ALITA Creator Yukito Kishiro on Adaptation and Living in the Future
Kishiro-sensei is also a very big Robert Rodriguez fan, so you know where this is headed
The lead-up to Alita: Battle Angel's launch was concerning and maybe a little confusing (I mean, if I had a nickel for every time someone says "eyes"), but it all ended up being for naught as the movie ended up being pretty dang cool. Last year at Crunchyroll Expo, I had the privilege of getting to talk to Alita director Robert Rodriguez about his influences and creative process, which further convinced me that the movie was in good hands (as if me being a massive Rodriguez fanboy wasn't enough).
We sat down with Alita: Battle Angel director Robert Rodriguez (SIN CITY) to talk about the film’s roots in manga. Alita opens everywhere February 14th - get your tickets— Crunchyroll hoping to reincarnate as a slime ???? (@Crunchyroll) January 31, 2019
NOW: https://t.co/6Lmdz8n73I #alita pic.twitter.com/BvbBaEXv1y
But there was one other voice, one other creator who I wanted to hear from about Alita: Battle Angel, and that was original manga author Yukito Kishiro! This story of cyborgs, humanity, ultraviolence, and self-determination was originally published as Gunnm (銃夢 "ganmu," or "gun dream") in 1990, later released stateside as Battle Angel Alita by Viz.
Now we have these beautiful unflipped hardcovers--thank you, Kodansha
While Kishiro-sensei has returned to Alita's world several times, he's also known for the ongoing (and currently on-hiatus) Aqua Knight fantasy adventure, and several pre-Alita manga starting from when he was 17 with Space Oddity.
NATE: First off, thank you for taking the time to answer these questions, Kishiro-sensei. To start, Battle Angel Alita was made quite a while ago, first publishing in 1990. Now in 2019, we have all sorts of amazing technology that would have felt like science fiction back when the series first published, and technology is a much greater part of everyone's lives. How do you think today's audiences will relate to the science-fiction themes presented in Alita as a manga, and as a movie?
KISHIRO-SENSEI: Fashion and technology will always change as time goes on, but human nature doesn't change. I think that works with the manga's themes of human nature and humanity--it's a timeless concept.
There have been a number of manga that have received both animated and live-action adaptations, but did you ever expect Alita to be one of those?
I had never considered there would be a live-action movie--when I was originally drawing the manga, I didn't even realize it had fans! I'm very fortunate to see this live-action adaptation, and would like to express my utmost appreciation for this wonderful movie made by such talented creators.
You've mentioned in interviews that you've enjoyed Robert Rodriguez's films, like Desperado and Machete. Your manga sets a high standard for action, just like his films. In the film, were you hoping to see Rodriguez's interpretation of your manga panels like a storyboard, or were you hoping to see him do something completely fresh with your characters?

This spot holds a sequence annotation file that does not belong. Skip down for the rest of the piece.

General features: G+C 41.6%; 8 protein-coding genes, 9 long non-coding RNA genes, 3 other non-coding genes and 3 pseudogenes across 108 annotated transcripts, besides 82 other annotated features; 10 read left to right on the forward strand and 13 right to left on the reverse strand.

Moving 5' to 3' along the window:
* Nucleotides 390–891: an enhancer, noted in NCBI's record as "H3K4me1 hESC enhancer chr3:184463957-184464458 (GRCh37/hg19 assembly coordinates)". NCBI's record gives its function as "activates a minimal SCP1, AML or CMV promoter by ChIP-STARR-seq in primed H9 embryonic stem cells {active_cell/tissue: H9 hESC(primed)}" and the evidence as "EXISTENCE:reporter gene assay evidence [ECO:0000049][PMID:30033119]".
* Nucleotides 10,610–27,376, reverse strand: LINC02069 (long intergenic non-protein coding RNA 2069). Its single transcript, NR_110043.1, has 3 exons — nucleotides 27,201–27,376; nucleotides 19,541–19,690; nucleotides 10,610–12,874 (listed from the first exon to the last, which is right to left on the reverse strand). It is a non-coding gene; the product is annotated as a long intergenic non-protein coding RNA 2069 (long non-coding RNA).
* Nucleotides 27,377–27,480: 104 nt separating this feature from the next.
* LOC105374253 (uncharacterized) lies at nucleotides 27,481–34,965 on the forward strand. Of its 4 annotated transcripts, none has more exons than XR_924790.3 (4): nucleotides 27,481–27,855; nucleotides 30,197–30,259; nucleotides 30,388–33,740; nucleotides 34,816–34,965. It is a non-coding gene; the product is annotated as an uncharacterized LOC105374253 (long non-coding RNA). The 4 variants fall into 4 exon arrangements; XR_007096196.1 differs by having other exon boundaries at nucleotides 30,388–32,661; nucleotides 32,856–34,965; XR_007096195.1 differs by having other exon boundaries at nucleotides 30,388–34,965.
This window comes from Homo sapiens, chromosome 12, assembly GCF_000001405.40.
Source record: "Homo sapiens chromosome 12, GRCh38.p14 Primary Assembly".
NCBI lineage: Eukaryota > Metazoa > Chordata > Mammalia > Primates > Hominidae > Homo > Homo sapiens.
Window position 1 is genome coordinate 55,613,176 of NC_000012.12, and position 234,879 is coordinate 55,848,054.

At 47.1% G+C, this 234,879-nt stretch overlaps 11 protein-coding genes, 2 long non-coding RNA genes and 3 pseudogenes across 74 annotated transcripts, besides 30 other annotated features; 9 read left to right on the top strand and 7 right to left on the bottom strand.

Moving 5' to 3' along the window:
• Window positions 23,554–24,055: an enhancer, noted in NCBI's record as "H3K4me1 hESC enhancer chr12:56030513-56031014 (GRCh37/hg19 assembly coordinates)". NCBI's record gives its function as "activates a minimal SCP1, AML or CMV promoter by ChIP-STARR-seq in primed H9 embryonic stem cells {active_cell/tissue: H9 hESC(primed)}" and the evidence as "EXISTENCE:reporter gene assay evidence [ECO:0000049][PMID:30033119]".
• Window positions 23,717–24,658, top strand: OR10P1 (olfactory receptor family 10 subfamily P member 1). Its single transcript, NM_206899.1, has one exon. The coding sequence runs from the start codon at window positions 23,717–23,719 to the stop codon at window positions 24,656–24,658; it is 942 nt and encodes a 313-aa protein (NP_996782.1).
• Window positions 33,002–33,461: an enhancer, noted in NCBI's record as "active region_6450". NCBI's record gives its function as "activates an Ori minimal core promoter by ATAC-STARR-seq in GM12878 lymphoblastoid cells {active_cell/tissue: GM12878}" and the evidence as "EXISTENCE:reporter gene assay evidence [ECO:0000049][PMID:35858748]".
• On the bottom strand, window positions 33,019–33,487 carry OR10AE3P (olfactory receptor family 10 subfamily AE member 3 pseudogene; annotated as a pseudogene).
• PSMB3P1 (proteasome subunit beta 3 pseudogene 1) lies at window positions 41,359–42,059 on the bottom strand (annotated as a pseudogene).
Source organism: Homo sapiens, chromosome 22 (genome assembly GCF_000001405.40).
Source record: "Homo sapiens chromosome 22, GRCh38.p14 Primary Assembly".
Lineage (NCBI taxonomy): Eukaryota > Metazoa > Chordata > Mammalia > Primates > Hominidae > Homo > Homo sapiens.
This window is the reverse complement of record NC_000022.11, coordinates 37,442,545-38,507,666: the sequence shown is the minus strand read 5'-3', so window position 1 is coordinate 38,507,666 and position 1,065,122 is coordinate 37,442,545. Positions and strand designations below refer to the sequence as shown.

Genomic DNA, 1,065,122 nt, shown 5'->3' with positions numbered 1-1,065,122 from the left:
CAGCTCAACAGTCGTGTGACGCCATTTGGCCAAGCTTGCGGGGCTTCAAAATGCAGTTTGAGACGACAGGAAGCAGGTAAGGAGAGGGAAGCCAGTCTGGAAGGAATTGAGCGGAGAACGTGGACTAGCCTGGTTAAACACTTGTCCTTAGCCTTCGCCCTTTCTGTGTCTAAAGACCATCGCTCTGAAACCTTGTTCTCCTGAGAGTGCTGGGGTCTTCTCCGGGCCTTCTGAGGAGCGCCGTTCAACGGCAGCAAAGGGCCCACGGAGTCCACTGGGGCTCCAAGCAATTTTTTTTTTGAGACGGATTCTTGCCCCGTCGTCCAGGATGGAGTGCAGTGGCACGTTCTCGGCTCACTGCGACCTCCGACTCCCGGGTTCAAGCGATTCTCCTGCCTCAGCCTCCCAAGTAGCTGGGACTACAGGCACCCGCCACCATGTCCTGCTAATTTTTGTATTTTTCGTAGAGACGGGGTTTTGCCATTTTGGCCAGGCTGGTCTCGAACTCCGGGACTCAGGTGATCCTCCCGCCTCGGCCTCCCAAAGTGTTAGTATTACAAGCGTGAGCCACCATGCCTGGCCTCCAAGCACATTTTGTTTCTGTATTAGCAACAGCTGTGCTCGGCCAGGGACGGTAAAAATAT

Compared to fans, I'm not as nostalgic for things I've already seen or made, so I love bold, interesting changes. I was looking forward to (director) Robert Rodriguez's unique vision of Alita!
I'm a huge action fan, and Panzer Kunst is one of the coolest concepts I've seen for a fictional martial art--a fighting style designed for machine bodies. What was your reference or inspiration for this?
Originally, Panzer Kunst didn't appear in the manga when the series started. An editor advised me to put Alita in more dangerous situations and have her fight more, so from there I came up with the concept of Panzer Kunst. Around 1985, I had come up with an idea for battling cyborgs, and how they would fight in low or zero gravity, and so I reused this concept for Battle Angel Alita.
Initially, the true experience of living in the Scrapyard only existed in your mind--but now, with the Passport to Iron City event, fans can take a tour of the movie's "Iron City." How does it feel getting to walk through a neighborhood you created?
It was a lot of fun! If Alita: Battle Angel becomes a huge hit, maybe an even bigger Iron City could be made!
Are you currently reading or watching anything cool you'd like to share?
S.S. Rajamouli's Baahubali: The Beginning and Baahubali 2: The Conclusion. They're Indian action epics, and very fun!
Do you have any special message for fans discovering Alita for the first time through the movie?
First of all, please enjoy the movie! Although various difficulties, adversity, and hardships may show up in your lives, walk ahead with courage and pride just like Alita!
What about for longtime fans of the manga going to see the movie?
This movie has truly inherited the soul of the manga, with a new skin on top of it--almost like Alita being reborn in the Berserker body! I truly think longtime fans will enjoy Alita: Battle Angel!
Thank you very much for your time, Kishiro-sensei!
What about you? Have you seen Alita: Battle Angel yet? How do you think it stacks up to Yukito Kishiro's original vision? Let us know what you think in the comments! Also, if you're interested in checking out the Passport to Iron City event, head on over to AlitaExperience.com and use the coupon code Crunchyroll20 for 20% off!
Nate Ming is the Features Editor for Crunchyroll News and creator of the long-running Fanart Friday column. You can follow him on Twitter at @NateMing. Check out his comic, Shaw City Strikers!
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